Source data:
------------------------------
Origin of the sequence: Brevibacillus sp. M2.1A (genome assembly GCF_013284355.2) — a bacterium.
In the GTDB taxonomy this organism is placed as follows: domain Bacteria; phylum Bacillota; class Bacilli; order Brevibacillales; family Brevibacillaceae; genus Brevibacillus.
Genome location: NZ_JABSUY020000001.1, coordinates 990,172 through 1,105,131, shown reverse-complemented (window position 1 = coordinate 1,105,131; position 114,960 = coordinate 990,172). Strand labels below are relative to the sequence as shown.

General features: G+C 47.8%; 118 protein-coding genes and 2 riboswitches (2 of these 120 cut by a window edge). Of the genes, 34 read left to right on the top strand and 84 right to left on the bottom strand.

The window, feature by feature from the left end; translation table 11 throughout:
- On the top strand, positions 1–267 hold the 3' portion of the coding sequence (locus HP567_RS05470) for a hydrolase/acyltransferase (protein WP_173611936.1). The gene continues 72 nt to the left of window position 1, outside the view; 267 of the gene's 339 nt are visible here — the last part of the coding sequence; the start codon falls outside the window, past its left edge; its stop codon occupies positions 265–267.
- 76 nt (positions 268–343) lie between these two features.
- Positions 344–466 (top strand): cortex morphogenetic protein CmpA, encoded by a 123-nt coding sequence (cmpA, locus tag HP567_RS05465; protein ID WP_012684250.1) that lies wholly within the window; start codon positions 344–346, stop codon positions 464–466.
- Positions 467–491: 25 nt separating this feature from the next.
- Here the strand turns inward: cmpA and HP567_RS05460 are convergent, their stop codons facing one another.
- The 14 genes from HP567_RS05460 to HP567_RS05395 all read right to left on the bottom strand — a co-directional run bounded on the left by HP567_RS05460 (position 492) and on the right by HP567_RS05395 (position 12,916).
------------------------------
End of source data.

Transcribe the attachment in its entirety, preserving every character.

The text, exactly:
Origin of the sequence: Brevibacillus sp. M2.1A (genome assembly GCF_013284355.2) — a bacterium.
In the GTDB taxonomy this organism is placed as follows: domain Bacteria; phylum Bacillota; class Bacilli; order Brevibacillales; family Brevibacillaceae; genus Brevibacillus.
Genome location: NZ_JABSUY020000001.1, coordinates 990,172 through 1,105,131, shown reverse-complemented (window position 1 = coordinate 1,105,131; position 114,960 = coordinate 990,172). Strand labels below are relative to the sequence as shown.

General features: G+C 47.8%; 118 protein-coding genes and 2 riboswitches (2 of these 120 cut by a window edge). Of the genes, 34 read left to right on the top strand and 84 right to left on the bottom strand.

The window, feature by feature from the left end; translation table 11 throughout:
- On the top strand, positions 1–267 hold the 3' portion of the coding sequence (locus HP567_RS05470) for a hydrolase/acyltransferase (protein WP_173611936.1). The gene continues 72 nt to the left of window position 1, outside the view; 267 of the gene's 339 nt are visible here — the last part of the coding sequence; the start codon falls outside the window, past its left edge; its stop codon occupies positions 265–267.
- 76 nt (positions 268–343) lie between these two features.
- Positions 344–466 (top strand): cortex morphogenetic protein CmpA, encoded by a 123-nt coding sequence (cmpA, locus tag HP567_RS05465; protein ID WP_012684250.1) that lies wholly within the window; start codon positions 344–346, stop codon positions 464–466.
- Positions 467–491: 25 nt separating this feature from the next.
- Here the strand turns inward: cmpA and HP567_RS05460 are convergent, their stop codons facing one another.
- The 14 genes from HP567_RS05460 to HP567_RS05395 all read right to left on the bottom strand — a co-directional run bounded on the left by HP567_RS05460 (position 492) and on the right by HP567_RS05395 (position 12,916).